Air Canada’s decision to eliminate the middle seat on its rouge Airbus A319s and offer a true business class seat may seem like either a “me too” or “one-up” competitive response to WestJet’s decision to block off middle seats for premium passengers, but each carrier’s motivations differ, as reflected in the passenger segment they’re targeting with the upcoming product changes.
Last month WestJet unveiled plans to block out the middle seat in the extra legroom Plus section of its Boeing 737 narrowbodies. The airline is outfitting the middle seat with a new tray table – Eurobusiness-style – to give passengers that select its highest fare tier more space. Customers opting to purchase WestJet’s Plus fares presently gain a seat pitch of at least 36″, according to Seat Guru.
Shortly after WestJet’s announcement, Air Canada made its own declaration, explaining it is stripping out the middle seat on the A319s operated by its leisure airline rouge. Presently, the middle seat is blocked in the premium section of those aircraft, but rouge will remove the middle seat to create a new 2×2 configuration – with a true business class seat – for premium passengers.
Although the moves seem like tit-for-tat between competitors, Air Canada and WestJet have different motivations and goals for their latest product enhancements.
“The issues are different,” says long-time industry consultant Robert Mann. “On the rouge side, Air Canada has gotten a lot of pushback on the quality of the product.” And some passengers accustomed to mainline feel as like they’ve been “rouged” by the new low-cost unit.
Air Canada says an important driver in the reconfiguration was to better align the rouge premium offering with Air Canada’s mainline business class product.
In WestJet’s case, says Mann, it is a combination of the airline aiming to offer a different product and having the load factor to execute its plans without cannibalizing revenue. For the first five months of 2015 WestJet recorded a fairly healthy 80.5% load factor.
If the take-up rate on the improved product is favourable, WestJet should improve its already rapidly growing ancillary revenue. During the first quarter its top-line ancillary revenue jumped 64% to CAD83 million. Its CAD16.92 ancillary revenue per guest was the airline’s highest to date.
Over the last couple of years WestJet has made sweeping changes to its product, including adding a checked bag fee to its lowest tier fare dubbed Econo. The move prompted some customer pushback, but those fees are a key revenue stream. WestJet says the checked luggage fees were one of the primary drivers for the jump in its first quarter ancillary revenues.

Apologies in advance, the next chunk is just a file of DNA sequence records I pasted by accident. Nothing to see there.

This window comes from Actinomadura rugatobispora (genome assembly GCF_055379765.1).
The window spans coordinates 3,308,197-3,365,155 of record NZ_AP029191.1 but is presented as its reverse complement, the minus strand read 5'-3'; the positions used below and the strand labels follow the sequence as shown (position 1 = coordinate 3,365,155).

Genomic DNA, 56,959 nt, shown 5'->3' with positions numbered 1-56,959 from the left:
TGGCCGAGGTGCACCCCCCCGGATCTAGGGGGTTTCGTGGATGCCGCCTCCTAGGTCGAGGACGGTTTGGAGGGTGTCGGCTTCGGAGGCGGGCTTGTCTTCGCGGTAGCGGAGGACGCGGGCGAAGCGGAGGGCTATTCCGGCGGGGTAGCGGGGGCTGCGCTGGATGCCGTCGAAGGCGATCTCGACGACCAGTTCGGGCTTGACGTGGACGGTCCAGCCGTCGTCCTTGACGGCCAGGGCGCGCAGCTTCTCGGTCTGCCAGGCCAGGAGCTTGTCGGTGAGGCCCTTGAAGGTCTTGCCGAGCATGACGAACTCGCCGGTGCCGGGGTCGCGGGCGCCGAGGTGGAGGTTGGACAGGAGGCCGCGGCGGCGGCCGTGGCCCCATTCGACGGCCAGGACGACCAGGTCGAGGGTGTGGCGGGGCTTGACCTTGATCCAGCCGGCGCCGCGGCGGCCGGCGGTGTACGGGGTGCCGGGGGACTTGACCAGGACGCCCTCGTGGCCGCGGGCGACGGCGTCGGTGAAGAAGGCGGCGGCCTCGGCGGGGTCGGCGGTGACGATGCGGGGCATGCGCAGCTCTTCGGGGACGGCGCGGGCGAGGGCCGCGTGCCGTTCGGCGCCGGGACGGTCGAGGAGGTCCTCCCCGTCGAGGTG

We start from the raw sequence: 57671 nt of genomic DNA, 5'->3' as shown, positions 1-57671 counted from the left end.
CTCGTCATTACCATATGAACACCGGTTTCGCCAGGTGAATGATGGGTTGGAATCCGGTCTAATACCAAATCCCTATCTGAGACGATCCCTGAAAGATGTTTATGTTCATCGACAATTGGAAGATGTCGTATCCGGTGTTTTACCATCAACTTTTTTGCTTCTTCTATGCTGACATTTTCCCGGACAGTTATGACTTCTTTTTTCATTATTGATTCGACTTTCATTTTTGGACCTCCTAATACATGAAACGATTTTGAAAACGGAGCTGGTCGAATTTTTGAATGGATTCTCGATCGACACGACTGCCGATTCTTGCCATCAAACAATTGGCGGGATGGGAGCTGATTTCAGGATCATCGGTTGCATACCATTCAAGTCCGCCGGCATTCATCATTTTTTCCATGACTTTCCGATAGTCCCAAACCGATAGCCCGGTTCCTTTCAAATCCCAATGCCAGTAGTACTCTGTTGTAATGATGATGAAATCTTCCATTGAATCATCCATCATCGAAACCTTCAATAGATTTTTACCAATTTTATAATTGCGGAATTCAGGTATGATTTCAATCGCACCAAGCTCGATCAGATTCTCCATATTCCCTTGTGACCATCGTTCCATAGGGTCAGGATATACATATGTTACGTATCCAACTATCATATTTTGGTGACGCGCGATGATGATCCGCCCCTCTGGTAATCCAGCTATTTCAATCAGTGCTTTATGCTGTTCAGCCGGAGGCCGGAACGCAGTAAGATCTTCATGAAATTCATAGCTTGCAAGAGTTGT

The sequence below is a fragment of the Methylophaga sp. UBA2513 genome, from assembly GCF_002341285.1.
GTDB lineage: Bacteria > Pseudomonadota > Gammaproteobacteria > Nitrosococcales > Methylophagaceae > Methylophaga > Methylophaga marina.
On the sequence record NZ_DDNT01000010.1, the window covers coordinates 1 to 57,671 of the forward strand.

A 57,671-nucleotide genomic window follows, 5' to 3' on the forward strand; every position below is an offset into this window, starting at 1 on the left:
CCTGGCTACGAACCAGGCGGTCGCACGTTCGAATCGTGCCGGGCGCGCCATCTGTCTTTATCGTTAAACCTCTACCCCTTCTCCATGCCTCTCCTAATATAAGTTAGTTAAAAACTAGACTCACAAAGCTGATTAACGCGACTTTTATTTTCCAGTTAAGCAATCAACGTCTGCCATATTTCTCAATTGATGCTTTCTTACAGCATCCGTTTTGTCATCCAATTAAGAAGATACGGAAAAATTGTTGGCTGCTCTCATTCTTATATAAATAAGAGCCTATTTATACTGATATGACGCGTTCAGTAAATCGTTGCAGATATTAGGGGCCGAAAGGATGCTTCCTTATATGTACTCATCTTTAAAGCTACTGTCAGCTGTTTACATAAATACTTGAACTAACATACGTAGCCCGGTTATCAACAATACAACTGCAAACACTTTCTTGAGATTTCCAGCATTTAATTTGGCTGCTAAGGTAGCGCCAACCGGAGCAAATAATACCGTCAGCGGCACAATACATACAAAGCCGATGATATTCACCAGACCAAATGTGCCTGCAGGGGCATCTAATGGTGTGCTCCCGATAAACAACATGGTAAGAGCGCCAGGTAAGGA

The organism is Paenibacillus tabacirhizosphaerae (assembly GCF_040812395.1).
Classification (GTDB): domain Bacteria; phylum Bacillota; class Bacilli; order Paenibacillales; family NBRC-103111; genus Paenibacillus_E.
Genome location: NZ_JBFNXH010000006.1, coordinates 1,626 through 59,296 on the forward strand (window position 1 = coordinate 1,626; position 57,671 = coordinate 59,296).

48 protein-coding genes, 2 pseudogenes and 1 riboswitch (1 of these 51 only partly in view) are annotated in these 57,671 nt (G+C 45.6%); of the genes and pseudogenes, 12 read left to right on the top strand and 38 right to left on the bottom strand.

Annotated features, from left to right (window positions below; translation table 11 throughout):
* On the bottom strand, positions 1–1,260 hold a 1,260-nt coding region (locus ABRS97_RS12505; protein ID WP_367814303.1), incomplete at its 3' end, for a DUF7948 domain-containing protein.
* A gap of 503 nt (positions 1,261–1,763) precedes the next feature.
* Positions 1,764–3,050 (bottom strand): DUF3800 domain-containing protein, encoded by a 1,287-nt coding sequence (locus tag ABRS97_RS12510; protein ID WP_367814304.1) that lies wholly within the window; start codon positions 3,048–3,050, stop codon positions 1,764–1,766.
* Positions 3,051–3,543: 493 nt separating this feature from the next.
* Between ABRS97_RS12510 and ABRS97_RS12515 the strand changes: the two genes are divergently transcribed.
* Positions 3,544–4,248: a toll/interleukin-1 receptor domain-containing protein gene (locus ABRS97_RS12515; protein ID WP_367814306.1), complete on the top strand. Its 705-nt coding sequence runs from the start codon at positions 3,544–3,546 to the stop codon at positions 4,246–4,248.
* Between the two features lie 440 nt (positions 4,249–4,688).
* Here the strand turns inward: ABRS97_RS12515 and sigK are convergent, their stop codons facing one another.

Now that WestJet is changing the Plus product to garner a higher revenue premium, will its still-large leisure customer base feel further isolated? Mann suggests that passengers prefer more options overall. And even within the ULCC business model, passengers are willing to pay more for living and work space, he adds.
The leading North American ULCC Spirit Airlines sells its “Big Front Seat” that features more pitch at certain price points for advance purchase and at the time of departure.
WestJet for some time has been attempting to expand its share of corporate travelers, and this latest move could be an avenue to offer business passengers more space to open a laptop and not be crushed, and a bit more privacy to ensure “the whole cabin does not view their power point presentation”, says Mann. The airline could also be responding to corporate customers that have stated a preference for more work space and privacy. “It is not an atypical conversation that is had,” he adds.
Air Canada, meanwhile, seems unfazed by WestJet’s latest moves to cater to the business traveler. Recently CEO Calin Rovinescu highlighted an Ipsos Reid Canadian business traveler survey in which Air Canada was the preferred airline among 83% of the respondents, “despite attempts by our domestic competitors to penetrate the business segments”.
Mann believes Canadian travelers heading to warm weather destinations in the winter would be willing to pay for the enhanced rouge premium product. “There is always an unmet need when you don’t have a premium product to sell,” he concludes.
Whether it ultimately prompts WestJet to respond in kind remains to be seen. The carrier has opted to offer true Premium Economy – with wider seats – on the Boeing 767-300ERs it acquired to support longer international flights. It believes this Premium Economy product can effectively compete with Air Canada.